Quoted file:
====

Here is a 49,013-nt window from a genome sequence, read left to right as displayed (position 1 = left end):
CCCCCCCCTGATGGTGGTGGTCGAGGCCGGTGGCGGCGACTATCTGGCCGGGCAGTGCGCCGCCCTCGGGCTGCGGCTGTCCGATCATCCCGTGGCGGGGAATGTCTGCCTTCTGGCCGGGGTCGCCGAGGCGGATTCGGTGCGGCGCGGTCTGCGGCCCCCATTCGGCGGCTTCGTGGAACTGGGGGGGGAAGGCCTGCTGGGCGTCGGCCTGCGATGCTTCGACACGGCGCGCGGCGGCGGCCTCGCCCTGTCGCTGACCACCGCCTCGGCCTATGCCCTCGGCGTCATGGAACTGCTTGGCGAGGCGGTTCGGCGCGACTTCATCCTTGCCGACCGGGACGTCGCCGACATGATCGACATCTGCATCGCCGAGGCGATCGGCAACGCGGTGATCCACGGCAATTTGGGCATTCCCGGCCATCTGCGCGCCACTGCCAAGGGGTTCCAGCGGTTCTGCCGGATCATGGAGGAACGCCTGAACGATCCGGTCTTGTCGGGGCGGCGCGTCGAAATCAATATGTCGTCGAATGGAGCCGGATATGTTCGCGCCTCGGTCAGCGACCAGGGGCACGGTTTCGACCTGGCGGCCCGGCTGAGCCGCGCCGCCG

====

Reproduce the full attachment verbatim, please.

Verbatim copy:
Here is a 49,013-nt window from a genome sequence, read left to right as displayed (position 1 = left end):
CCCCCCCCTGATGGTGGTGGTCGAGGCCGGTGGCGGCGACTATCTGGCCGGGCAGTGCGCCGCCCTCGGGCTGCGGCTGTCCGATCATCCCGTGGCGGGGAATGTCTGCCTTCTGGCCGGGGTCGCCGAGGCGGATTCGGTGCGGCGCGGTCTGCGGCCCCCATTCGGCGGCTTCGTGGAACTGGGGGGGGAAGGCCTGCTGGGCGTCGGCCTGCGATGCTTCGACACGGCGCGCGGCGGCGGCCTCGCCCTGTCGCTGACCACCGCCTCGGCCTATGCCCTCGGCGTCATGGAACTGCTTGGCGAGGCGGTTCGGCGCGACTTCATCCTTGCCGACCGGGACGTCGCCGACATGATCGACATCTGCATCGCCGAGGCGATCGGCAACGCGGTGATCCACGGCAATTTGGGCATTCCCGGCCATCTGCGCGCCACTGCCAAGGGGTTCCAGCGGTTCTGCCGGATCATGGAGGAACGCCTGAACGATCCGGTCTTGTCGGGGCGGCGCGTCGAAATCAATATGTCGTCGAATGGAGCCGGATATGTTCGCGCCTCGGTCAGCGACCAGGGGCACGGTTTCGACCTGGCGGCCCGGCTGAGCCGCGCCGCCG